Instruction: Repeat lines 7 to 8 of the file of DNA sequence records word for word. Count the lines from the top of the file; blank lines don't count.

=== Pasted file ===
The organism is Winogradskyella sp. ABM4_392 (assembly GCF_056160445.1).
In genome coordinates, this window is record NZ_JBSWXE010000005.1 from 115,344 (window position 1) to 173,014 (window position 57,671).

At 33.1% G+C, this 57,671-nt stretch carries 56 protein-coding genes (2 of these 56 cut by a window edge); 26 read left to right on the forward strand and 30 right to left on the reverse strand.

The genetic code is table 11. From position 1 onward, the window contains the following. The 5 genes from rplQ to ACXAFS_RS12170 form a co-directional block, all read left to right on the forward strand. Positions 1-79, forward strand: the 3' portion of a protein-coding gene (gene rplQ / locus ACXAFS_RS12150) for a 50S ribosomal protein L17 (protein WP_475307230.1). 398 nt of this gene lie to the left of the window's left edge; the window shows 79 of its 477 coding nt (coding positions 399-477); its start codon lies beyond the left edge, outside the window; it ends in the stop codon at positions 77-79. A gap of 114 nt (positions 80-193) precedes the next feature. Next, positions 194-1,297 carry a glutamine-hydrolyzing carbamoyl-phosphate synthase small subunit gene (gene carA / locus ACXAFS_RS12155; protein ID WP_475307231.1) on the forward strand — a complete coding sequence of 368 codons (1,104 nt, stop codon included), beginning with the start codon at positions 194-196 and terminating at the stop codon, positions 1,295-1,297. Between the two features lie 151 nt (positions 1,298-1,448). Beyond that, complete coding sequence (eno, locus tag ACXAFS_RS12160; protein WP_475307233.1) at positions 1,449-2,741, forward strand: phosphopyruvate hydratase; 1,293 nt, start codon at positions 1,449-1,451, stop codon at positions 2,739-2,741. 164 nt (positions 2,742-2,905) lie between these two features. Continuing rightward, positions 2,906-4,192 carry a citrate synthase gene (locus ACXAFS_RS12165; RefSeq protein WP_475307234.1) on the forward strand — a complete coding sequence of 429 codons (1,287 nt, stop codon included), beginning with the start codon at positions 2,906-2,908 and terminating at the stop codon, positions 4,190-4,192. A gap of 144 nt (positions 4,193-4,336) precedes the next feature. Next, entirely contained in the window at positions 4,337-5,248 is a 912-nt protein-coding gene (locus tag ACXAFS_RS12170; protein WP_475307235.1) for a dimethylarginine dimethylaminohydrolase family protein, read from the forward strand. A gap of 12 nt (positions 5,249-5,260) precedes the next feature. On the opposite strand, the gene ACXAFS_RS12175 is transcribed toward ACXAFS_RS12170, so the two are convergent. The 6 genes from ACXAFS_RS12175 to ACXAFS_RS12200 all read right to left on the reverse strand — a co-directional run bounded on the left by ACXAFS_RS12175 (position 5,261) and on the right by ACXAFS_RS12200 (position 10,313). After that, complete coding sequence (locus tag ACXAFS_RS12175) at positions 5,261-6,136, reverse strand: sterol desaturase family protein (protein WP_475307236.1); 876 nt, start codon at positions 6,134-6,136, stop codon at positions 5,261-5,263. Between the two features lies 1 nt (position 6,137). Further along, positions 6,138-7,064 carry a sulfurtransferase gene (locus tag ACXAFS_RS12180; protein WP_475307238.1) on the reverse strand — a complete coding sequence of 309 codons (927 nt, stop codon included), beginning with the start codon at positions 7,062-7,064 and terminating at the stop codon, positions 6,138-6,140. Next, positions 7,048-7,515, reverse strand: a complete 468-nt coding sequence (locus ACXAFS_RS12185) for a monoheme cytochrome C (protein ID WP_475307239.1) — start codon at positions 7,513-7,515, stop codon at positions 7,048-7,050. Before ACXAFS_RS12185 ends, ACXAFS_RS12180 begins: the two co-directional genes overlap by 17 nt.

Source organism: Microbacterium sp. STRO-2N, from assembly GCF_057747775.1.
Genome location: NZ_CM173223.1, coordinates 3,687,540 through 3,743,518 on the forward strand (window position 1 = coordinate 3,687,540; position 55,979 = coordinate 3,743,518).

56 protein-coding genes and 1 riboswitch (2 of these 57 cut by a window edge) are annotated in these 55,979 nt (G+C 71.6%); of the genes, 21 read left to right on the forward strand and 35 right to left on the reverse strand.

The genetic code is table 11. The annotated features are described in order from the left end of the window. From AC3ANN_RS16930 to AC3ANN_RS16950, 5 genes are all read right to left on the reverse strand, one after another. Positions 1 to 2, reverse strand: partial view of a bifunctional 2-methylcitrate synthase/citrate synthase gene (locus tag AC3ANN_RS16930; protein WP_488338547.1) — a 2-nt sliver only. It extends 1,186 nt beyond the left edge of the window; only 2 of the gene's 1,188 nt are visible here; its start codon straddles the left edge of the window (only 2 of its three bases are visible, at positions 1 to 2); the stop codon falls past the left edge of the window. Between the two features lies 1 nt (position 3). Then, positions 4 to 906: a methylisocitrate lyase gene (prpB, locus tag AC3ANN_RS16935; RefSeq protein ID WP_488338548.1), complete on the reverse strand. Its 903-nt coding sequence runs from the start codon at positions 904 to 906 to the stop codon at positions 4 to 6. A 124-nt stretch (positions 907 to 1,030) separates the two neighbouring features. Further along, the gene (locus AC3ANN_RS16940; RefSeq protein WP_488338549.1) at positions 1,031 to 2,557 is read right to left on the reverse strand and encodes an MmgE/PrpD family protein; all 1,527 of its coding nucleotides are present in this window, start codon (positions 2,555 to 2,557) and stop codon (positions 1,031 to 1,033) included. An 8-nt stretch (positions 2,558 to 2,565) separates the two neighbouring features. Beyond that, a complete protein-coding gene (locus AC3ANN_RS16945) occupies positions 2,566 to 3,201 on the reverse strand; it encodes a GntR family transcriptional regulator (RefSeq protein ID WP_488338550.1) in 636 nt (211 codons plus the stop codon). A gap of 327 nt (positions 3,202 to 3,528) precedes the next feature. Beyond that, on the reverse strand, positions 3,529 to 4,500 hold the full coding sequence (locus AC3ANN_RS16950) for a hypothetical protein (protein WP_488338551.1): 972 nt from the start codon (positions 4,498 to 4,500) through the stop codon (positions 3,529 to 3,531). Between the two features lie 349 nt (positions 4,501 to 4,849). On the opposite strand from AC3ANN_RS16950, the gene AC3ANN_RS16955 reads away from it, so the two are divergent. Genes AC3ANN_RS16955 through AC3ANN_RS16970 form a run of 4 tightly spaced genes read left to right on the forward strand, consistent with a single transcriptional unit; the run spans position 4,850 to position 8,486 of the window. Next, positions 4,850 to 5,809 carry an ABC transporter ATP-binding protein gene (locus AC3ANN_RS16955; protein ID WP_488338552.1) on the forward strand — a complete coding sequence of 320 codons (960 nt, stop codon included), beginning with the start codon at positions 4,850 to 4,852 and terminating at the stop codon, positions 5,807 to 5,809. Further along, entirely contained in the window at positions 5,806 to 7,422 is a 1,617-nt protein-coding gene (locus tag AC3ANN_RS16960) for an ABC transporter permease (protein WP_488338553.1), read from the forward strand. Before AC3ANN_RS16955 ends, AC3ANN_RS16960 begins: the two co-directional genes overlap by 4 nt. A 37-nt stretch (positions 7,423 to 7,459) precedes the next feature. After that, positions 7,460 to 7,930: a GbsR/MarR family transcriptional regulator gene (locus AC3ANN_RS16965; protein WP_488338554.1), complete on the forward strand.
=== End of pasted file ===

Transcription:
56 protein-coding genes and 1 riboswitch (2 of these 57 cut by a window edge) are annotated in these 55,979 nt (G+C 71.6%); of the genes, 21 read left to right on the forward strand and 35 right to left on the reverse strand.

The genetic code is table 11. The annotated features are described in order from the left end of the window. From AC3ANN_RS16930 to AC3ANN_RS16950, 5 genes are all read right to left on the reverse strand, one after another. Positions 1 to 2, reverse strand: partial view of a bifunctional 2-methylcitrate synthase/citrate synthase gene (locus tag AC3ANN_RS16930; protein WP_488338547.1) — a 2-nt sliver only. It extends 1,186 nt beyond the left edge of the window; only 2 of the gene's 1,188 nt are visible here; its start codon straddles the left edge of the window (only 2 of its three bases are visible, at positions 1 to 2); the stop codon falls past the left edge of the window. Between the two features lies 1 nt (position 3). Then, positions 4 to 906: a methylisocitrate lyase gene (prpB, locus tag AC3ANN_RS16935; RefSeq protein ID WP_488338548.1), complete on the reverse strand. Its 903-nt coding sequence runs from the start codon at positions 904 to 906 to the stop codon at positions 4 to 6. A 124-nt stretch (positions 907 to 1,030) separates the two neighbouring features. Further along, the gene (locus AC3ANN_RS16940; RefSeq protein WP_488338549.1) at positions 1,031 to 2,557 is read right to left on the reverse strand and encodes an MmgE/PrpD family protein; all 1,527 of its coding nucleotides are present in this window, start codon (positions 2,555 to 2,557) and stop codon (positions 1,031 to 1,033) included. An 8-nt stretch (positions 2,558 to 2,565) separates the two neighbouring features. Beyond that, a complete protein-coding gene (locus AC3ANN_RS16945) occupies positions 2,566 to 3,201 on the reverse strand; it encodes a GntR family transcriptional regulator (RefSeq protein ID WP_488338550.1) in 636 nt (211 codons plus the stop codon). A gap of 327 nt (positions 3,202 to 3,528) precedes the next feature. Beyond that, on the reverse strand, positions 3,529 to 4,500 hold the full coding sequence (locus AC3ANN_RS16950) for a hypothetical protein (protein WP_488338551.1): 972 nt from the start codon (positions 4,498 to 4,500) through the stop codon (positions 3,529 to 3,531). Between the two features lie 349 nt (positions 4,501 to 4,849). On the opposite strand from AC3ANN_RS16950, the gene AC3ANN_RS16955 reads away from it, so the two are divergent. Genes AC3ANN_RS16955 through AC3ANN_RS16970 form a run of 4 tightly spaced genes read left to right on the forward strand, consistent with a single transcriptional unit; the run spans position 4,850 to position 8,486 of the window. Next, positions 4,850 to 5,809 carry an ABC transporter ATP-binding protein gene (locus AC3ANN_RS16955; protein ID WP_488338552.1) on the forward strand — a complete coding sequence of 320 codons (960 nt, stop codon included), beginning with the start codon at positions 4,850 to 4,852 and terminating at the stop codon, positions 5,807 to 5,809. Further along, entirely contained in the window at positions 5,806 to 7,422 is a 1,617-nt protein-coding gene (locus tag AC3ANN_RS16960) for an ABC transporter permease (protein WP_488338553.1), read from the forward strand. Before AC3ANN_RS16955 ends, AC3ANN_RS16960 begins: the two co-directional genes overlap by 4 nt. A 37-nt stretch (positions 7,423 to 7,459) precedes the next feature. After that, positions 7,460 to 7,930: a GbsR/MarR family transcriptional regulator gene (locus AC3ANN_RS16965; protein WP_488338554.1), complete on the forward strand.